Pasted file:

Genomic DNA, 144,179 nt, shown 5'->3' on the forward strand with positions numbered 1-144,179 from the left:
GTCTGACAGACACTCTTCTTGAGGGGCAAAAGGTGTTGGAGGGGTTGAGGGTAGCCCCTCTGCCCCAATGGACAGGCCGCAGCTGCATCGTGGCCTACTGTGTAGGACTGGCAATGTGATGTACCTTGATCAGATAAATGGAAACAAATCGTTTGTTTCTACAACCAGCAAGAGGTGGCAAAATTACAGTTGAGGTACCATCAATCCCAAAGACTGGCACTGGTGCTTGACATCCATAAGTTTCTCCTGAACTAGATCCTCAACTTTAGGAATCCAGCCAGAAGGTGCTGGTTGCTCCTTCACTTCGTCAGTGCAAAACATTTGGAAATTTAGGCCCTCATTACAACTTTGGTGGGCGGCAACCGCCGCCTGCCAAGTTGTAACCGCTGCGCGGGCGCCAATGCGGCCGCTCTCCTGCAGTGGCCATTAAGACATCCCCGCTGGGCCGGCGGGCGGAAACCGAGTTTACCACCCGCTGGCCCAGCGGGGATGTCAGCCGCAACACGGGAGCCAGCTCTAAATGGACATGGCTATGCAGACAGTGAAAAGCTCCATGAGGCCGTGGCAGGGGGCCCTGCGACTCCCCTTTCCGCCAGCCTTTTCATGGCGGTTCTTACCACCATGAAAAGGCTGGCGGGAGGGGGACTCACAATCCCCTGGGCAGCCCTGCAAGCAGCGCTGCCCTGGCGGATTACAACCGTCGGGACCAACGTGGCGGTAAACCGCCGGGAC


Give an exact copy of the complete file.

Genomic DNA, 144,179 nt, shown 5'->3' on the forward strand with positions numbered 1-144,179 from the left:
GTCTGACAGACACTCTTCTTGAGGGGCAAAAGGTGTTGGAGGGGTTGAGGGTAGCCCCTCTGCCCCAATGGACAGGCCGCAGCTGCATCGTGGCCTACTGTGTAGGACTGGCAATGTGATGTACCTTGATCAGATAAATGGAAACAAATCGTTTGTTTCTACAACCAGCAAGAGGTGGCAAAATTACAGTTGAGGTACCATCAATCCCAAAGACTGGCACTGGTGCTTGACATCCATAAGTTTCTCCTGAACTAGATCCTCAACTTTAGGAATCCAGCCAGAAGGTGCTGGTTGCTCCTTCACTTCGTCAGTGCAAAACATTTGGAAATTTAGGCCCTCATTACAACTTTGGTGGGCGGCAACCGCCGCCTGCCAAGTTGTAACCGCTGCGCGGGCGCCAATGCGGCCGCTCTCCTGCAGTGGCCATTAAGACATCCCCGCTGGGCCGGCGGGCGGAAACCGAGTTTACCACCCGCTGGCCCAGCGGGGATGTCAGCCGCAACACGGGAGCCAGCTCTAAATGGACATGGCTATGCAGACAGTGAAAAGCTCCATGAGGCCGTGGCAGGGGGCCCTGCGACTCCCCTTTCCGCCAGCCTTTTCATGGCGGTTCTTACCACCATGAAAAGGCTGGCGGGAGGGGGACTCACAATCCCCTGGGCAGCCCTGCAAGCAGCGCTGCCCTGGCGGATTACAACCGTCGGGACCAACGTGGCGGTAAACCGCCGGGAC